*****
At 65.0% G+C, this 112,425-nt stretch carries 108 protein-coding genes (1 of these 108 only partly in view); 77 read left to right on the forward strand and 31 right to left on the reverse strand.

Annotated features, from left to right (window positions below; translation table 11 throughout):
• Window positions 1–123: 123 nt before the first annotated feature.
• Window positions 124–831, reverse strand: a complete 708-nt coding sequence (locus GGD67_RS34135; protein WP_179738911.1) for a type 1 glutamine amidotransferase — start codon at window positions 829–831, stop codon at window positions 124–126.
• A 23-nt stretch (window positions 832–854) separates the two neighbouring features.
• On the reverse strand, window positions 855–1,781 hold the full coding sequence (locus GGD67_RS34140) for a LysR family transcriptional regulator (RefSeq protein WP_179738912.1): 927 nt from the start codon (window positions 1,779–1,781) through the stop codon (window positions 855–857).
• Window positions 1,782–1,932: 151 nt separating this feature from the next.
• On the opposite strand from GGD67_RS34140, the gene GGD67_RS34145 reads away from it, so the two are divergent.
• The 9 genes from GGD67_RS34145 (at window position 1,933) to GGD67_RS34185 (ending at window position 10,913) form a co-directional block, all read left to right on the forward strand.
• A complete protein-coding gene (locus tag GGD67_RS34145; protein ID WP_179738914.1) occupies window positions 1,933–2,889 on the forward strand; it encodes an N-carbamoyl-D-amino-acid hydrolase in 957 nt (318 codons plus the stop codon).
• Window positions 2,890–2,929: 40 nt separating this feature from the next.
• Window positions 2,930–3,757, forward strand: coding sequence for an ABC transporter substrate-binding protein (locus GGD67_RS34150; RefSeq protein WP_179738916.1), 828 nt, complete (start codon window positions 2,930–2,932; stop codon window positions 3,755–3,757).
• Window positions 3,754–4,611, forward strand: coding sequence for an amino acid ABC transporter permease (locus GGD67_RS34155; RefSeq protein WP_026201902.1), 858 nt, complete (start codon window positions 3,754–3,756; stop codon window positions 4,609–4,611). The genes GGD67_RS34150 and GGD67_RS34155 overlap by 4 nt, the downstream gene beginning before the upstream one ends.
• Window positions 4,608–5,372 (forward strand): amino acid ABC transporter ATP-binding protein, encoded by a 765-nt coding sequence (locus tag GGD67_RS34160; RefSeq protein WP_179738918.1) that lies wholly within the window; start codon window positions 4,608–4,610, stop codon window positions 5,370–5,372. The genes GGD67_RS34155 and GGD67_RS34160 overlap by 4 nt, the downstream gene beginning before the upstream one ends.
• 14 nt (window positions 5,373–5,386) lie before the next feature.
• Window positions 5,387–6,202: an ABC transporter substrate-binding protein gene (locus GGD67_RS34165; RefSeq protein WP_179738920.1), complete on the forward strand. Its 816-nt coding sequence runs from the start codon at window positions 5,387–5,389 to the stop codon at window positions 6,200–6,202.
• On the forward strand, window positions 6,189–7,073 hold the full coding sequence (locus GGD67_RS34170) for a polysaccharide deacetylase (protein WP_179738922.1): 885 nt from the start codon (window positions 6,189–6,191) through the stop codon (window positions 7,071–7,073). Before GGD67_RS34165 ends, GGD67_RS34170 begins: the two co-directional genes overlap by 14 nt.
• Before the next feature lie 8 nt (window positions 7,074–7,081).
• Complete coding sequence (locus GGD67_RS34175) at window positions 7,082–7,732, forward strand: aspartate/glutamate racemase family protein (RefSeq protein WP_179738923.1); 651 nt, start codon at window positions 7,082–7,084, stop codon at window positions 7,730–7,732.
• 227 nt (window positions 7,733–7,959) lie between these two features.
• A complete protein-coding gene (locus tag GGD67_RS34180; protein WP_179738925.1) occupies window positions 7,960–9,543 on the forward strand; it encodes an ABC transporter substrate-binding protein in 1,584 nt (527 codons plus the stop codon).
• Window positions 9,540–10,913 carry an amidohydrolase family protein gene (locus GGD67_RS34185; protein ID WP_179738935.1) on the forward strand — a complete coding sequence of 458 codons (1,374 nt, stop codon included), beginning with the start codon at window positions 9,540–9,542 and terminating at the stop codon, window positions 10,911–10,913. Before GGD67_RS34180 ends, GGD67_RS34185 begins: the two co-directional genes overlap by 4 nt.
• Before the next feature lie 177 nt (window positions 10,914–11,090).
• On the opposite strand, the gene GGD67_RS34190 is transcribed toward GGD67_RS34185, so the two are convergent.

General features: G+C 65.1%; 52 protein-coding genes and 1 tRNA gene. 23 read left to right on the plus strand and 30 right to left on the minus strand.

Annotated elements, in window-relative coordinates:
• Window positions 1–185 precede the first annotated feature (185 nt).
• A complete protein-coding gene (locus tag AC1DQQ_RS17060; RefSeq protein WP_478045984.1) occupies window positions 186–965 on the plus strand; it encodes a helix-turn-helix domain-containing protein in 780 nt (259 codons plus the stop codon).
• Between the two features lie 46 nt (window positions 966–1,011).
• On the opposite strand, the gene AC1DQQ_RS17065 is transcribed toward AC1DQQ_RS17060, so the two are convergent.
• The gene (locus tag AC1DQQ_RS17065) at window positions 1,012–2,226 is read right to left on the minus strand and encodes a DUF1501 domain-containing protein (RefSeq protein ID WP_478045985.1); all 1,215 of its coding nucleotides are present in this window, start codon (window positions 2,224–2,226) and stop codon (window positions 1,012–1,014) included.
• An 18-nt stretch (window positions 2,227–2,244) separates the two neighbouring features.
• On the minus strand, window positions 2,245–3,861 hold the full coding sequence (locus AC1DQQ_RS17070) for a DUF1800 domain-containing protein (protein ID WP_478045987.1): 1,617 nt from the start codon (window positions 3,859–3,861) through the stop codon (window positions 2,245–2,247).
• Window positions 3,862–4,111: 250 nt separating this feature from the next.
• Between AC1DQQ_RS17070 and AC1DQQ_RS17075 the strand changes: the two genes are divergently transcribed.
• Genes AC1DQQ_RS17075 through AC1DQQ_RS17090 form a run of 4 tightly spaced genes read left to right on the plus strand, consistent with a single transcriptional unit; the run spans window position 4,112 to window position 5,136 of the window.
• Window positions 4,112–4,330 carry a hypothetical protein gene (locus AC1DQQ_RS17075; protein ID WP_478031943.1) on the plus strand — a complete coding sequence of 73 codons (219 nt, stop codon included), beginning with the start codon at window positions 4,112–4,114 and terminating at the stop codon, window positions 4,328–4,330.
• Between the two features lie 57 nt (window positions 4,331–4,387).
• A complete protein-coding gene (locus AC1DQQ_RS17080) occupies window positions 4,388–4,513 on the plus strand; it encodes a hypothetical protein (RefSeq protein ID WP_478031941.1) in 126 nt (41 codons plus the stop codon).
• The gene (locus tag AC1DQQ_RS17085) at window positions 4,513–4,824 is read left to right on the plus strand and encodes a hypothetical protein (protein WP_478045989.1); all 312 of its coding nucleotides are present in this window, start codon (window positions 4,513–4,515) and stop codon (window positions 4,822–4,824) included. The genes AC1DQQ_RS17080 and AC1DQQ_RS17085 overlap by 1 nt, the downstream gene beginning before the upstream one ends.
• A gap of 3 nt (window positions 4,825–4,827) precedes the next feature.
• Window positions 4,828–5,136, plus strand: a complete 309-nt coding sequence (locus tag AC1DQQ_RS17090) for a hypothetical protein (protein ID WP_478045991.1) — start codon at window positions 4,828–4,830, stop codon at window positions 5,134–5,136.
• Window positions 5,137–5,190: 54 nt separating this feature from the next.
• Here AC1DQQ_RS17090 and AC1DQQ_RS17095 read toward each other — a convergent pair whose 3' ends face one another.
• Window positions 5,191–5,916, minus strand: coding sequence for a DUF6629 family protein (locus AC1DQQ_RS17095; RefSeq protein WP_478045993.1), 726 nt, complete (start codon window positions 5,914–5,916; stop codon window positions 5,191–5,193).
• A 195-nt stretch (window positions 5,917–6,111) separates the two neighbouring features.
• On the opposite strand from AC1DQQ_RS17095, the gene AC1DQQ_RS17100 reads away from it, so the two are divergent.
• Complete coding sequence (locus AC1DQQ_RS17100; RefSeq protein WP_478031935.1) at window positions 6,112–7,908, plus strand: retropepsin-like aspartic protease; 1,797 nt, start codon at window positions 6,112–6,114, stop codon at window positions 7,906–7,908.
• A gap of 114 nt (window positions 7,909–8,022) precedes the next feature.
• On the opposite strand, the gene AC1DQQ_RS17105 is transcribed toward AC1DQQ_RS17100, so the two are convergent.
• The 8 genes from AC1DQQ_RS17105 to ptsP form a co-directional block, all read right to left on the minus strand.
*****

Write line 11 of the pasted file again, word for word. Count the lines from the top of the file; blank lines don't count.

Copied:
• Window positions 2,890–2,929: 40 nt separating this feature from the next.